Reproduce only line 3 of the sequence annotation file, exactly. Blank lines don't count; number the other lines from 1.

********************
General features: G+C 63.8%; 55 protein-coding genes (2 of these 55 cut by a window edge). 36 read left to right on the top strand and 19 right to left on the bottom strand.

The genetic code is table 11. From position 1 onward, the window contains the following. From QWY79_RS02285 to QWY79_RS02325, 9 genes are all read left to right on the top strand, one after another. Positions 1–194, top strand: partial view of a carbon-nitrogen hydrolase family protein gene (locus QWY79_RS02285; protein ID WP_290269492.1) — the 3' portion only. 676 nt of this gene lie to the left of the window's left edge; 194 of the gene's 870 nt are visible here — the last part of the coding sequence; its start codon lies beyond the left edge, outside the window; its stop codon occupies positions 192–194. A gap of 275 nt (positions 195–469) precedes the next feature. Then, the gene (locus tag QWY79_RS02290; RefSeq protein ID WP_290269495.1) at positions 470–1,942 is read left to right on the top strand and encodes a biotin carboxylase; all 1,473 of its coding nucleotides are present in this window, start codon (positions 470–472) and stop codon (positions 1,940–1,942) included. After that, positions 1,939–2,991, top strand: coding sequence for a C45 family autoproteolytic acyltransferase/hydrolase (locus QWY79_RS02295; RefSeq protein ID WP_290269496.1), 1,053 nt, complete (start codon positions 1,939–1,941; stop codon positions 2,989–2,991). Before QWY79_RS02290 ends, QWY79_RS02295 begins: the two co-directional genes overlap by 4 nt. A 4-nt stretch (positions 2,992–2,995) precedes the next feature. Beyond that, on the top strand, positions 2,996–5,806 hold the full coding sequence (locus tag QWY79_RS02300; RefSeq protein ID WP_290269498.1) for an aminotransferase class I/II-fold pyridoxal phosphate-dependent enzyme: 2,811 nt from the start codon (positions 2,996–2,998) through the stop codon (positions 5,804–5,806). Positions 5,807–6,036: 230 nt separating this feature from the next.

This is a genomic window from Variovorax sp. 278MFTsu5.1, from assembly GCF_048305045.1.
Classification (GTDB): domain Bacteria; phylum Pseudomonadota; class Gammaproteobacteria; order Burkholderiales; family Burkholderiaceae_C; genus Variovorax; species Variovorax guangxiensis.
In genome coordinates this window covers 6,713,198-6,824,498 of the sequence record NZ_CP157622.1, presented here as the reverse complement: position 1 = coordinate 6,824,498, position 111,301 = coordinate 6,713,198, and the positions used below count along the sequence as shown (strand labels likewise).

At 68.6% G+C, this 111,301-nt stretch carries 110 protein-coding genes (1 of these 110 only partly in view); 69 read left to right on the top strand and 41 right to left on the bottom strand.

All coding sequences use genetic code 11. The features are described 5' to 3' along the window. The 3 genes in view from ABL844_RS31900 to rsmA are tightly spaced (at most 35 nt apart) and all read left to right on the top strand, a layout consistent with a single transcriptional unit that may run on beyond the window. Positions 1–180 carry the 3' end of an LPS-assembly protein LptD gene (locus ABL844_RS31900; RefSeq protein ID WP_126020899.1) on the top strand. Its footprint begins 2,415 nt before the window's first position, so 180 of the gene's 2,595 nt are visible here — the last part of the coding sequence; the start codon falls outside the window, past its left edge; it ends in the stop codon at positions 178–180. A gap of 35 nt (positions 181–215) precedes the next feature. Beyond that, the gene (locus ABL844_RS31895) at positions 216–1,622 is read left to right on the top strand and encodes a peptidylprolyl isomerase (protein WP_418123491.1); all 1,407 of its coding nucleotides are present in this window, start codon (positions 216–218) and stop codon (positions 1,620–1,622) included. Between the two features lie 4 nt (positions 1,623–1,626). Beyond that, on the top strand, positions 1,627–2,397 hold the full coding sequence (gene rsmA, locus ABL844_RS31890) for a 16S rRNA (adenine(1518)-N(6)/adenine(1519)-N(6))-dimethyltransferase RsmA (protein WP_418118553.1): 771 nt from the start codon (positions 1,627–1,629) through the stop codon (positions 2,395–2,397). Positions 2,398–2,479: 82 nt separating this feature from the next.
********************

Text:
This is a genomic window from Variovorax sp. 278MFTsu5.1, from assembly GCF_048305045.1.